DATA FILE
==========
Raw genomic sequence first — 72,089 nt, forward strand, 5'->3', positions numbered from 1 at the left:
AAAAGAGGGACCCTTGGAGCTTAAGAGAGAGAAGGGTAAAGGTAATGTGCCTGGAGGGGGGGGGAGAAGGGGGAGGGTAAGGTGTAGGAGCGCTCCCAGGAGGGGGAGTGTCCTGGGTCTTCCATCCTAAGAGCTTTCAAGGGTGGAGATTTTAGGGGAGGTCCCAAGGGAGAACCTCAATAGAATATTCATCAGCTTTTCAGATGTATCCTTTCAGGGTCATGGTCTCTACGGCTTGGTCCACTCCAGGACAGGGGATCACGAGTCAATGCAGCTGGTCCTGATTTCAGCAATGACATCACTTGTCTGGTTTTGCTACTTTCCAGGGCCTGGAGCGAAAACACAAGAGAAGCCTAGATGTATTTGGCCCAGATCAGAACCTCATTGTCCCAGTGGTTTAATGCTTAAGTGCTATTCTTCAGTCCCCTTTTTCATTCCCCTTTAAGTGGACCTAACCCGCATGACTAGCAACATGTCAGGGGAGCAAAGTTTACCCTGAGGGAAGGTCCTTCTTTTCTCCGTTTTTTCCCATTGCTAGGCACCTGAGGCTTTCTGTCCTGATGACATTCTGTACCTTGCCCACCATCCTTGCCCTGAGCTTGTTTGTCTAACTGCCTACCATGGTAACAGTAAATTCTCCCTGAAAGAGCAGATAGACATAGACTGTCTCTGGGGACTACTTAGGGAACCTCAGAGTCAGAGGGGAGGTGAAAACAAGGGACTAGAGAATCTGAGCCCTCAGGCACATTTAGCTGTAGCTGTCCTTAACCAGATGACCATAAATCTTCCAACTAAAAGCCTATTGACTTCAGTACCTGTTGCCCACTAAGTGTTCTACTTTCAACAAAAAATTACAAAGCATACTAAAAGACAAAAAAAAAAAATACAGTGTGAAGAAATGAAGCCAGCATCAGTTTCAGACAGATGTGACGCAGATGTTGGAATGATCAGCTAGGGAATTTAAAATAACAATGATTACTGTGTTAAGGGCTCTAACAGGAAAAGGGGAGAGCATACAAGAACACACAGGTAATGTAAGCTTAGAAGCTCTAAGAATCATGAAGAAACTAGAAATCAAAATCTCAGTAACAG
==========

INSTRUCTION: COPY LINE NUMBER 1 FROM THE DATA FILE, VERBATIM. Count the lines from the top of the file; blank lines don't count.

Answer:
Raw genomic sequence first — 72,089 nt, forward strand, 5'->3', positions numbered from 1 at the left: